2) Join an open source software project. Even if you aren’t a coder, join the project and help with testing, documentation or reviews of some kind. Open source projects (they don’t have to be security projects) can benefit from the help, an extra set of eyes and the energy of new folks contributing to their work. You’ll learn new stuff and build great relationships in the development and likely infosec communities along the way. 

3) The way that most folks go about it works as well. Go to events. Network. Meet infosec people and engage them in discussions about technical and non-technical subjects. Groups like ISSA, ISACA, ISC2, OWASP and other regional security events are good places to meet people, learn stuff and develop relationships with folks working on hard problems. Cons can be good for this too, but often have less chances for building rapport due to the inherent sensory overload of most con environments. Cons are a good place to grow relationships, but may not be the best events for starting them.

That’s my advice. All 3 items are hard work. They offer a chance for you to learn and engage. BUT, you have to work to earn respect and rapport in this community. You have to contribute. You must add value. 

As always, thanks for reading and until next time, stay safe out there! 

Columbus OWASP Meeting Presentation

Last week, I presented at the Columbus OWASP meeting on defensive fuzzing, tampering with production web applications as a defensive tactic and some of the other odd stuff we have done in that arena. 

The presentation was called “Hey, You Broke My Web Thingee :: Adventures in Tampering with Production” and I had a lot of fun giving the talk. The crowd interaction was excellent and a lot of folks have asked for the slide deck from the talk, so I wanted to post it here

If you missed the talk in person, feel free to reach out on Twitter (@lbhuston) and engage with me about the topics. I’d love to discuss them some more. Please support OWASP by joining it as a member. These folks do a lot of great work for the community and the local chapter is quite active these days! 

Ask The Experts: Online Banking

This time we asked the experts one of the most common questions we get when we are out speaking at consumer events:

Q: Hey Security Experts, do you do your banking online? If so, what do you do to make it safe for your family? If not, why not?

John Davis explained:

I’ve been banking online for many years now and have always loved the convenience and ability it gives you to monitor your accounts anywhere and any time. There are a few simple things I do to keep myself secure. I do all the usual stuff like keeping a well configured fire wall and anti-virus software package always running. I also ensure that my wireless network is as secure as possible. I make sure the signal is tuned so as to not leak much from the house, I use a long and strong password and ensure I’m using the strongest encryption protocol available. I also monitor my accounts often and take advantage of my banks free identity theft service. One final tip; instead of using your actual name as your login, why not use something different that is hard to guess and doesn’t reveal anything about your identity? It always pays to make it as tough on the cyber-criminals as possible!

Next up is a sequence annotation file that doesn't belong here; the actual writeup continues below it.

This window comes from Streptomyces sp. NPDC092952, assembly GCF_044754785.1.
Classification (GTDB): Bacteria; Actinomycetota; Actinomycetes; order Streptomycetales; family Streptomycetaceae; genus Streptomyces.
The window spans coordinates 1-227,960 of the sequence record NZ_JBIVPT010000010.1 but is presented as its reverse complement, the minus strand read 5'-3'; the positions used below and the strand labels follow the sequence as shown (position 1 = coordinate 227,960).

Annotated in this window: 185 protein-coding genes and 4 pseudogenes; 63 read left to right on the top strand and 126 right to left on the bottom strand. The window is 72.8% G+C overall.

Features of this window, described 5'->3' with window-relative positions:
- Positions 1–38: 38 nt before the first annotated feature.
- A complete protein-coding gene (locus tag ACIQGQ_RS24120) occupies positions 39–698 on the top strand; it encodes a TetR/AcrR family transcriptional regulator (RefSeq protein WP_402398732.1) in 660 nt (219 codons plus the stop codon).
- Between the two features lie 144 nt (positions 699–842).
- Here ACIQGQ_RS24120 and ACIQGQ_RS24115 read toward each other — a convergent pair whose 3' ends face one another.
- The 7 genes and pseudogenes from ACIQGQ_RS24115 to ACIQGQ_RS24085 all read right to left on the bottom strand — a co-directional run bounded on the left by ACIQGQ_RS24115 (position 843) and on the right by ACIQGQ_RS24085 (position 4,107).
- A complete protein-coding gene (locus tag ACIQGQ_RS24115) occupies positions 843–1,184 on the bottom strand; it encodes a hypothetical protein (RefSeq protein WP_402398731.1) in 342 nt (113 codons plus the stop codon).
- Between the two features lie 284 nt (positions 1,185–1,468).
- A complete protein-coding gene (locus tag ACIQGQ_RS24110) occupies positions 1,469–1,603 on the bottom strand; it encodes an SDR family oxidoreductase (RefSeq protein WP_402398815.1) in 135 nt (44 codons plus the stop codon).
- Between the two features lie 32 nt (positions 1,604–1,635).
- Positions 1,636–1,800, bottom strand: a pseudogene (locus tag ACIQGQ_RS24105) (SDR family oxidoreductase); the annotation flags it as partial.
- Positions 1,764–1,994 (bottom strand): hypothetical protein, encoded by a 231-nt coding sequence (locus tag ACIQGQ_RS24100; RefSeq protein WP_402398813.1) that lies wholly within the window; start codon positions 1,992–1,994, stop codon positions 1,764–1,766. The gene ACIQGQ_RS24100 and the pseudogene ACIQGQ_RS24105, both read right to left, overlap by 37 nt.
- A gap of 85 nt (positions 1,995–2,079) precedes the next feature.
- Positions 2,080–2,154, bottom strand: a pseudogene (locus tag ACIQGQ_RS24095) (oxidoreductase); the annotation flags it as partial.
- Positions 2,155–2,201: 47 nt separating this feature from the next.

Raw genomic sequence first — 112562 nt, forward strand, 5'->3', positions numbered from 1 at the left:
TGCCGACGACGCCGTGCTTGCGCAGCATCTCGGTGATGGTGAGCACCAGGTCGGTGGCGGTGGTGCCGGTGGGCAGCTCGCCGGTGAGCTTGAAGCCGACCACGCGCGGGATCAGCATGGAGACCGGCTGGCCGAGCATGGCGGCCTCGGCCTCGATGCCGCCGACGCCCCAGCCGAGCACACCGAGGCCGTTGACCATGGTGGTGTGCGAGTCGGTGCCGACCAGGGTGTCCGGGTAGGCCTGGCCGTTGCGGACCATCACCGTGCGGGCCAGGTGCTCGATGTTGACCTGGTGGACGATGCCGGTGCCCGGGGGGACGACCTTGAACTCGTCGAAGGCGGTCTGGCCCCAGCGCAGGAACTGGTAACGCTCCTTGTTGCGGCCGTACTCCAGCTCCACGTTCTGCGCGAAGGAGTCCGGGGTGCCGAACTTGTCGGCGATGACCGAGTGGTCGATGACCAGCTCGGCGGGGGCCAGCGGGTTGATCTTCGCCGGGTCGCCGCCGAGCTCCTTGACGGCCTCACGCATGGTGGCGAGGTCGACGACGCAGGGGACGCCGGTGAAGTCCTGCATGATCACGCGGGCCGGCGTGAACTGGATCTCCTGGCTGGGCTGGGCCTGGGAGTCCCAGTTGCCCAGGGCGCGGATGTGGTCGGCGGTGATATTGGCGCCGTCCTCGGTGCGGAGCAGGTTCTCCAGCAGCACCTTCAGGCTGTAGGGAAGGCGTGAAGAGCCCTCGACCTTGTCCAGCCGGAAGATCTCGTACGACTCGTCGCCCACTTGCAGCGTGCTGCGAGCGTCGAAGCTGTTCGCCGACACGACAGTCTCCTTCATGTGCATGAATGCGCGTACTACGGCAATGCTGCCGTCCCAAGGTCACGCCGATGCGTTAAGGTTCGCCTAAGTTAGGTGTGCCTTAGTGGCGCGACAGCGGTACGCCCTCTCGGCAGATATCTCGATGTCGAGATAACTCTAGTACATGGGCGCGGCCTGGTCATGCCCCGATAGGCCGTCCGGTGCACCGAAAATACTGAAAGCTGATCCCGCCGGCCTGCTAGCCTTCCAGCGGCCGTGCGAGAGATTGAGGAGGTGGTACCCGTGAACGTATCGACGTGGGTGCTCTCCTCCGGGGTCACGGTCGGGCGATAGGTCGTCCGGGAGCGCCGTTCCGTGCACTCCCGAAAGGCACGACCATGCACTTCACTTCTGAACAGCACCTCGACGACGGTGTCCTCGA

Phil Grimes chimed in with:

I do almost all my banking online. This, however, can be a scary task to undertake and should always be done with caution on the forefront! In order to bank safely on line, the first thing I do is to have one machine that was built in my house for strictly that purpose. My wife doesn’t play facebook games on it. My kids don’t even touch it or know it exists. This machine comes online only to get updated and to handle the “sensitive” family business functions like bill payment or banking.  The next thing I’ve done to protect this surface was to use a strong password. I used a password generator and created a super long password with every combination of alpha, numeric, and special characters included to reduce the risk of a successful brute force attack. This password is set to expire every 30 days and I change it religiously! Then finally, using Firefox, I install the NoScript plugin to help defend against client side attacks.

Adam Hostetler added: